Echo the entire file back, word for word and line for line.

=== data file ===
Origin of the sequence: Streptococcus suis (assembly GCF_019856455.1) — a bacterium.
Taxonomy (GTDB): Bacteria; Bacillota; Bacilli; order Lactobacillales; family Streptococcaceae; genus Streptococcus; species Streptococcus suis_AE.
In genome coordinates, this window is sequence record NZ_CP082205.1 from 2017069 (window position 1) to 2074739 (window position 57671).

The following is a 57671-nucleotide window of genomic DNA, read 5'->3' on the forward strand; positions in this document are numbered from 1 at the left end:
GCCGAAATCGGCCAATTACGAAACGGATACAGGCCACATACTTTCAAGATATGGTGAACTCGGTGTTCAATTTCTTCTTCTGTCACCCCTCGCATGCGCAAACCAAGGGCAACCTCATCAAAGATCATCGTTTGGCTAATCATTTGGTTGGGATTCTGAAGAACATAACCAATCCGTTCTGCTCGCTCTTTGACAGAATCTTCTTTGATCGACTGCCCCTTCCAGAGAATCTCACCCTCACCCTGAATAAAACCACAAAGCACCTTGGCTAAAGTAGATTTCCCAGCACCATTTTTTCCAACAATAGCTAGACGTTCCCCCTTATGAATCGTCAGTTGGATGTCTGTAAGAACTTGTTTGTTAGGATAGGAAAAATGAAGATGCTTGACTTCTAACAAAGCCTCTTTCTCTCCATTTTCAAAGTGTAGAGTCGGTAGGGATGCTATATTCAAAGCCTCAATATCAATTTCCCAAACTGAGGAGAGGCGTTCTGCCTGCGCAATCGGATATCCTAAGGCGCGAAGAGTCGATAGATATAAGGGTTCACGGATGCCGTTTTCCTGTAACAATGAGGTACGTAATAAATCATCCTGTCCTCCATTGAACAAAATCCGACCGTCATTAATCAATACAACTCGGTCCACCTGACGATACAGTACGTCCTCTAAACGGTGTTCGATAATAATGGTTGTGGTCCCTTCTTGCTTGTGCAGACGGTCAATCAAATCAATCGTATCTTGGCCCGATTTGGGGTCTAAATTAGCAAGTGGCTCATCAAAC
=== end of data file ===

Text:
Origin of the sequence: Streptococcus suis (assembly GCF_019856455.1) — a bacterium.
Taxonomy (GTDB): Bacteria; Bacillota; Bacilli; order Lactobacillales; family Streptococcaceae; genus Streptococcus; species Streptococcus suis_AE.
In genome coordinates, this window is sequence record NZ_CP082205.1 from 2017069 (window position 1) to 2074739 (window position 57671).

The following is a 57671-nucleotide window of genomic DNA, read 5'->3' on the forward strand; positions in this document are numbered from 1 at the left end:
GCCGAAATCGGCCAATTACGAAACGGATACAGGCCACATACTTTCAAGATATGGTGAACTCGGTGTTCAATTTCTTCTTCTGTCACCCCTCGCATGCGCAAACCAAGGGCAACCTCATCAAAGATCATCGTTTGGCTAATCATTTGGTTGGGATTCTGAAGAACATAACCAATCCGTTCTGCTCGCTCTTTGACAGAATCTTCTTTGATCGACTGCCCCTTCCAGAGAATCTCACCCTCACCCTGAATAAAACCACAAAGCACCTTGGCTAAAGTAGATTTCCCAGCACCATTTTTTCCAACAATAGCTAGACGTTCCCCCTTATGAATCGTCAGTTGGATGTCTGTAAGAACTTGTTTGTTAGGATAGGAAAAATGAAGATGCTTGACTTCTAACAAAGCCTCTTTCTCTCCATTTTCAAAGTGTAGAGTCGGTAGGGATGCTATATTCAAAGCCTCAATATCAATTTCCCAAACTGAGGAGAGGCGTTCTGCCTGCGCAATCGGATATCCTAAGGCGCGAAGAGTCGATAGATATAAGGGTTCACGGATGCCGTTTTCCTGTAACAATGAGGTACGTAATAAATCATCCTGTCCTCCATTGAACAAAATCCGACCGTCATTAATCAATACAACTCGGTCCACCTGACGATACAGTACGTCCTCTAAACGGTGTTCGATAATAATGGTTGTGGTCCCTTCTTGCTTGTGCAGACGGTCAATCAAATCAATCGTATCTTGGCCCGATTTGGGGTCTAAATTAGCAAGTGGCTCATCAAAC